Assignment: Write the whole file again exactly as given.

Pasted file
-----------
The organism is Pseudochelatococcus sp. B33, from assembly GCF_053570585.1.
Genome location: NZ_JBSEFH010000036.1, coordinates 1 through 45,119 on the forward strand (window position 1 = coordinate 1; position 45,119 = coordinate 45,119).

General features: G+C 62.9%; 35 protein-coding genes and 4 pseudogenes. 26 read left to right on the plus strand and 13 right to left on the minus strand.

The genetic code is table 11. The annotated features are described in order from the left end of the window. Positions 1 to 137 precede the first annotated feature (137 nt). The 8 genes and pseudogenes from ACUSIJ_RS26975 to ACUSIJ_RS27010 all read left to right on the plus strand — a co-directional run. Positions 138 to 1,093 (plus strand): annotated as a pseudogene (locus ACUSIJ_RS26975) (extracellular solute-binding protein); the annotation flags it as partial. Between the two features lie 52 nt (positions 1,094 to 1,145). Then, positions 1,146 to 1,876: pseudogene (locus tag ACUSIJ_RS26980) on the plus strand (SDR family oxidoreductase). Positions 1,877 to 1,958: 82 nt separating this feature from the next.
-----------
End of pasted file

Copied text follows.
The organism is Pseudochelatococcus sp. B33, from assembly GCF_053570585.1.
Genome location: NZ_JBSEFH010000036.1, coordinates 1 through 45,119 on the forward strand (window position 1 = coordinate 1; position 45,119 = coordinate 45,119).

General features: G+C 62.9%; 35 protein-coding genes and 4 pseudogenes. 26 read left to right on the plus strand and 13 right to left on the minus strand.

The genetic code is table 11. The annotated features are described in order from the left end of the window. Positions 1 to 137 precede the first annotated feature (137 nt). The 8 genes and pseudogenes from ACUSIJ_RS26975 to ACUSIJ_RS27010 all read left to right on the plus strand — a co-directional run. Positions 138 to 1,093 (plus strand): annotated as a pseudogene (locus ACUSIJ_RS26975) (extracellular solute-binding protein); the annotation flags it as partial. Between the two features lie 52 nt (positions 1,094 to 1,145). Then, positions 1,146 to 1,876: pseudogene (locus tag ACUSIJ_RS26980) on the plus strand (SDR family oxidoreductase). Positions 1,877 to 1,958: 82 nt separating this feature from the next.